India seeks answers from China on Ladakh peace plan. It is a make-or-break question
Ladakh standoff: The window of opportunity for India and China to disengage and de-escalate for the winter closes in December due to the extreme weather when troop movement would become near impossible.
As India and China prepare for the 9th round of military dialogue to restore status quo ante in East Ladakh sector, New Delhi is waiting for “certain clarifications” on the disengagement and de-escalation roadmap from Beijing, people familiar with the matter said.
According to military and diplomatic officials based in Delhi and Beijing, the window of opportunity for disengagement and de-escalation from the friction points along the 597 km-long Line of Actual Control (LAC) would close in December when very heavy snows, polar temperatures and high-velocity winds sweeping the Tibetan plateau and Ladakh heights would make any significant movement of troops, artillery and armour will be near impossible. As of now both sides have deployed more than three divisions of troops on each side with missile, artillery and armor support.
“There is a roadmap on the table but India has asked for specific clarifications from China on the stepwise disengagement by both the Indian Army and People’s Liberation Army. The clarifications could be a deal-breaker but the answers are awaited from Beijing. Step by step disengagement and de-escalation moves will be detailed in a written agreement if the clarifications are to satisfaction of both the countries,” said an official in the know of the matter.
The Border Roads Organization (BRO) already is fighting an uphill battle to keep the Zoji La axis open till 31 December 2020, since the weather in east Ladakh has taken a turn for worse with multiple snowfalls and the temperature already way below the minus 20 degree-mark. The terrain on the Indian side of the LAC is mountainous and glaciated, while it is a flat plateau on the Tibet side of China.
Since PLA aggression on the north bank of the Pangong Tso in May 2020, followed by transgressions in Galwan, Gogra-Hot Springs, the armies of two countries have been locked in a stand-off at multiple points in East Ladakh for more than six months. The Indian counter to PLA aggression was to occupy heights south of Pangong Tso, the saltwater glacial lake spread across 700 sq km - half the size of the national capital Delhi - and dominating the Chushul-Moldo area with Kailash Ranges ridgeline under its control.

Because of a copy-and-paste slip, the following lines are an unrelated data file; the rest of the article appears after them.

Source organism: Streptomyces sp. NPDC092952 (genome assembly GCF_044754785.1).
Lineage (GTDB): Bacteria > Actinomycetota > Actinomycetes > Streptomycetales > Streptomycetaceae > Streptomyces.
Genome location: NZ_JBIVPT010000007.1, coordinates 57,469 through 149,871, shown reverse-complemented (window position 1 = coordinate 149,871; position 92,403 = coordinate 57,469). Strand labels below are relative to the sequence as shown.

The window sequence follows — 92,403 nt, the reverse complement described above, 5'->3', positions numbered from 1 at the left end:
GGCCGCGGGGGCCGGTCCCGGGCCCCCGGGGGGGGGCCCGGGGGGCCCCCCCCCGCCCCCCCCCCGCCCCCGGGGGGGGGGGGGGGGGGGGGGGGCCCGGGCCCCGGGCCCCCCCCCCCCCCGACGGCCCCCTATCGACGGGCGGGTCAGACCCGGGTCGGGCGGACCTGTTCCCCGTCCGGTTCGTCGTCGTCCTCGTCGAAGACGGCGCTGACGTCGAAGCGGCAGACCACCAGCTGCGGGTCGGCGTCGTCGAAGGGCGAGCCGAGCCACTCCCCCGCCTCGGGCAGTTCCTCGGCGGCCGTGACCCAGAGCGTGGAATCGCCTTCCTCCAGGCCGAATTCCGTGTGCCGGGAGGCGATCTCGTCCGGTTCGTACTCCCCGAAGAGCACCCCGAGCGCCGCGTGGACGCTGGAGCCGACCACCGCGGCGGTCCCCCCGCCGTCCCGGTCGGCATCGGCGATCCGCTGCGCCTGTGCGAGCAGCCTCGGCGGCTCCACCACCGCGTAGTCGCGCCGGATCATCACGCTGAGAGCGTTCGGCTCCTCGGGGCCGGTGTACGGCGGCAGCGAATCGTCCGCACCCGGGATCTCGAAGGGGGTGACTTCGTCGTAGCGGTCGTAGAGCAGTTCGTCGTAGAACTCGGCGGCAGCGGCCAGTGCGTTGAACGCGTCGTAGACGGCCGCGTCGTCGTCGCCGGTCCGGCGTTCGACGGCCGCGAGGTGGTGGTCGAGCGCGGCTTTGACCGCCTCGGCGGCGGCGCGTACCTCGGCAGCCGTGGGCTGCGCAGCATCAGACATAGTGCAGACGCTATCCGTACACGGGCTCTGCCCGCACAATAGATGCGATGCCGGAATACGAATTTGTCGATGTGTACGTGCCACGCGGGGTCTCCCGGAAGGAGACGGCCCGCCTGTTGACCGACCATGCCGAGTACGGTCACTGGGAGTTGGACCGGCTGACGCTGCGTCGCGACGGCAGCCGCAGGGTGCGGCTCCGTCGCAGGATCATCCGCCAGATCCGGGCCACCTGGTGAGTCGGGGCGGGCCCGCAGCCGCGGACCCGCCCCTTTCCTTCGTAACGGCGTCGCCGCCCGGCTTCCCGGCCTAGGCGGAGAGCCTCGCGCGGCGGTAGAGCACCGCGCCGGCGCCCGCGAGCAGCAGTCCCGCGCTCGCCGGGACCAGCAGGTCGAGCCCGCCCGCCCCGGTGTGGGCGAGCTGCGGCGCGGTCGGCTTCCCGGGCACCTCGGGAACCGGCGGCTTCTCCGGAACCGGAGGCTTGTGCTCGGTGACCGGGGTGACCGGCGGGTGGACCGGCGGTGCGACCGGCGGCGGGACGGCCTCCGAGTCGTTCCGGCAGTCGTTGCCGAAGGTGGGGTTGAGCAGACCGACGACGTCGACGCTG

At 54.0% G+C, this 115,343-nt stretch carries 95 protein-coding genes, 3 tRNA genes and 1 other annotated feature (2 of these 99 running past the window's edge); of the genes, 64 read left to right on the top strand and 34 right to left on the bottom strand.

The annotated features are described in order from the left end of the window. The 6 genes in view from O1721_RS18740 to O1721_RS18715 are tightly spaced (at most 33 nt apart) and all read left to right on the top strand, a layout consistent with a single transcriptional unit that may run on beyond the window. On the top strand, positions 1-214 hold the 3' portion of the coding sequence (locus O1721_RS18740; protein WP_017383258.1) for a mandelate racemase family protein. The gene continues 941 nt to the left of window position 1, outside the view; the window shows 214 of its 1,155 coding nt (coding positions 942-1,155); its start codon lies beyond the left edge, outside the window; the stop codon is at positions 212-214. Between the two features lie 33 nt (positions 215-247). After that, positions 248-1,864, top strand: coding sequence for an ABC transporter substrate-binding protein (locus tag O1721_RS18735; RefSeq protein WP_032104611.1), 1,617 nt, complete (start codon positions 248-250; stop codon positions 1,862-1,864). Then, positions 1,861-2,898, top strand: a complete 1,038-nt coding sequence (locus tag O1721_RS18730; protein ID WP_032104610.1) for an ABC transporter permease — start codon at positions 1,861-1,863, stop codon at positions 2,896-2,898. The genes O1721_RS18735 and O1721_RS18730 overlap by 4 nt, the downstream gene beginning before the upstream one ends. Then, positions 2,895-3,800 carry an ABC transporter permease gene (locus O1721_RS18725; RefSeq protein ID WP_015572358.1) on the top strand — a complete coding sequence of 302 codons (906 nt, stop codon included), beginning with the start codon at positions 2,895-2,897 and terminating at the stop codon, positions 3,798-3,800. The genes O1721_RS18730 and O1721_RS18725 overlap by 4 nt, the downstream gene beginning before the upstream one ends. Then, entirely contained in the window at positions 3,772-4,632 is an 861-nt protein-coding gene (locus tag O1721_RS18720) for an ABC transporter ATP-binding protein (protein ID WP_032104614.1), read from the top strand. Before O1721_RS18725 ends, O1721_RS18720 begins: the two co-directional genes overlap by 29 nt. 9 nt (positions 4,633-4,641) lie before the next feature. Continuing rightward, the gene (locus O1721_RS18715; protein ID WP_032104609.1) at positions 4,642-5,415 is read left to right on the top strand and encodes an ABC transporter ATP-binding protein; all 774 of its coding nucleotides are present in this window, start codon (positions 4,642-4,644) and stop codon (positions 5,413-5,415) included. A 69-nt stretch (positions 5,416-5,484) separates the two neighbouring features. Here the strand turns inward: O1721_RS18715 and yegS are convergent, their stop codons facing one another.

The PLA wants India to first disengage from south of Pangong Tso but New Delhi has made it clear that the Chinese military will first have to vacate the forward areas before the Indian Army retreats from the commanding heights south of the lake.
Given that the PLA has built roads right up to its outposts on LAC, New Delhi believes that the disengagement of the two armies should be such that time taken to return to the withdrawal point is the same for both sides.
India has taken a cautious approach to disengagement and de-escalation, a senior official said, pointing that New Delhi will have to set aside its deep distrust of the PLA that has grown over the last six-seven months. India has, on several occasions, underlined that China had violated 30 years of written agreements for maintaining peace and tranquillity along the LAC by escalating the standoff and later reiterating its 1959 claim on Ladakh, which had been rejected by India the first time it was proposed by Mao Zedong’s regime, to justify its actions.